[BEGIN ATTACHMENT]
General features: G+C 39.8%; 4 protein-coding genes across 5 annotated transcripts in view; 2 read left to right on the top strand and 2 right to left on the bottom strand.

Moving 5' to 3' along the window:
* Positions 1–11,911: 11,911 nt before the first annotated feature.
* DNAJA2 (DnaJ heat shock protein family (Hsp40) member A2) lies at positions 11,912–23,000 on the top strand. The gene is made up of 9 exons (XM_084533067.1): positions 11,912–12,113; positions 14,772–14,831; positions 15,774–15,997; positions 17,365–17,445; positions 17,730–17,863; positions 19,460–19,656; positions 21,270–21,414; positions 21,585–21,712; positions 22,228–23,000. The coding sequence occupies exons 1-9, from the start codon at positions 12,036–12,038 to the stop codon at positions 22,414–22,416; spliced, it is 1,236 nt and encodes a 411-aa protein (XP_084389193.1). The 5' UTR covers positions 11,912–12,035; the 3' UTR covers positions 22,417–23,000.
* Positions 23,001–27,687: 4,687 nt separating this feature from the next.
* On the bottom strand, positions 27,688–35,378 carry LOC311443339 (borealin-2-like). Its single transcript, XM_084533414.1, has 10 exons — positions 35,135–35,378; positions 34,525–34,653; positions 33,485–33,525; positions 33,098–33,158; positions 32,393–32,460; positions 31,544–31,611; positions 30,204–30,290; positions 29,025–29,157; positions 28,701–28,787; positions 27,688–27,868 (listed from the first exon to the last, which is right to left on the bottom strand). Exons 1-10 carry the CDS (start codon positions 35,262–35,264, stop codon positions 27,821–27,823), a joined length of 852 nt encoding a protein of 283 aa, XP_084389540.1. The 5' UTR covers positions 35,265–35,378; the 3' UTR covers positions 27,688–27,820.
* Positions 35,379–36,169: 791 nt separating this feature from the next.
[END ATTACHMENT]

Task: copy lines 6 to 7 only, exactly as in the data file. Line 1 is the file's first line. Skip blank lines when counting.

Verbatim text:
* On the bottom strand, positions 27,688–35,378 carry LOC311443339 (borealin-2-like). Its single transcript, XM_084533414.1, has 10 exons — positions 35,135–35,378; positions 34,525–34,653; positions 33,485–33,525; positions 33,098–33,158; positions 32,393–32,460; positions 31,544–31,611; positions 30,204–30,290; positions 29,025–29,157; positions 28,701–28,787; positions 27,688–27,868 (listed from the first exon to the last, which is right to left on the bottom strand). Exons 1-10 carry the CDS (start codon positions 35,262–35,264, stop codon positions 27,821–27,823), a joined length of 852 nt encoding a protein of 283 aa, XP_084389540.1. The 5' UTR covers positions 35,265–35,378; the 3' UTR covers positions 27,688–27,820.
* Positions 35,379–36,169: 791 nt separating this feature from the next.